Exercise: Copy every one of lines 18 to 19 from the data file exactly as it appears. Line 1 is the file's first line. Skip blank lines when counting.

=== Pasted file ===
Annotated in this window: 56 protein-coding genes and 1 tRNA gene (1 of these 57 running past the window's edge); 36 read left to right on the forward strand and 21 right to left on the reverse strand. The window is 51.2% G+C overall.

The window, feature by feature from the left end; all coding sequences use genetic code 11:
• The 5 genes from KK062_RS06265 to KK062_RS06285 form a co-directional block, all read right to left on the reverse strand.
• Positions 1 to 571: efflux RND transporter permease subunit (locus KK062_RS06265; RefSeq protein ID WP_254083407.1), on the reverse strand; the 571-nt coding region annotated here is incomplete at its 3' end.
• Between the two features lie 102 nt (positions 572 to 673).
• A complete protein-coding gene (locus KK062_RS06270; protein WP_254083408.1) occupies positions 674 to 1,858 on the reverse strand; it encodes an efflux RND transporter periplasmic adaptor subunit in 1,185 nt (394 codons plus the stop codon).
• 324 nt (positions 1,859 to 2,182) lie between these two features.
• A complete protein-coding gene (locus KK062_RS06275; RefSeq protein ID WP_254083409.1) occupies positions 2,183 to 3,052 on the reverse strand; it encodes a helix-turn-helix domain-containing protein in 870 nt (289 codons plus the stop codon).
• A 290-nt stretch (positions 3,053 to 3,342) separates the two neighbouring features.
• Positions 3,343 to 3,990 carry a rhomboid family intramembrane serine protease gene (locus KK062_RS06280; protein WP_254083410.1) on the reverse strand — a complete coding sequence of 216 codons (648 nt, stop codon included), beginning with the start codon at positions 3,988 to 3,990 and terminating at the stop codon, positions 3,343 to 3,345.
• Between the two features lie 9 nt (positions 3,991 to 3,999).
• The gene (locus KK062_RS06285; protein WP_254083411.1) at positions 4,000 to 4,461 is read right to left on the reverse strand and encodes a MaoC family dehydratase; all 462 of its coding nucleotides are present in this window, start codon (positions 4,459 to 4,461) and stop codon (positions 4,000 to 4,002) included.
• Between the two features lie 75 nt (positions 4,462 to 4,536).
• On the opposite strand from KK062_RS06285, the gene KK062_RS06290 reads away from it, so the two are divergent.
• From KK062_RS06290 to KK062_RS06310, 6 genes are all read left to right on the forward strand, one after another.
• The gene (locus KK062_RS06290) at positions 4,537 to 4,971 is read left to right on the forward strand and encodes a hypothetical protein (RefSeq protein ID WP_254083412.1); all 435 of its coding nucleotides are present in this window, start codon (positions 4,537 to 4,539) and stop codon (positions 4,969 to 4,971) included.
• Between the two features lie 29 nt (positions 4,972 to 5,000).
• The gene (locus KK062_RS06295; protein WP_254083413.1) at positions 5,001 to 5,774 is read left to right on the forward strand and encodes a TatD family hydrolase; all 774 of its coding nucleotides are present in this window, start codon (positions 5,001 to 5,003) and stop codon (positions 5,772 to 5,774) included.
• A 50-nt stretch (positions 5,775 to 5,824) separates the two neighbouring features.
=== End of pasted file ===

• The gene (locus KK062_RS06295; protein WP_254083413.1) at positions 5,001 to 5,774 is read left to right on the forward strand and encodes a TatD family hydrolase; all 774 of its coding nucleotides are present in this window, start codon (positions 5,001 to 5,003) and stop codon (positions 5,772 to 5,774) included.
• A 50-nt stretch (positions 5,775 to 5,824) separates the two neighbouring features.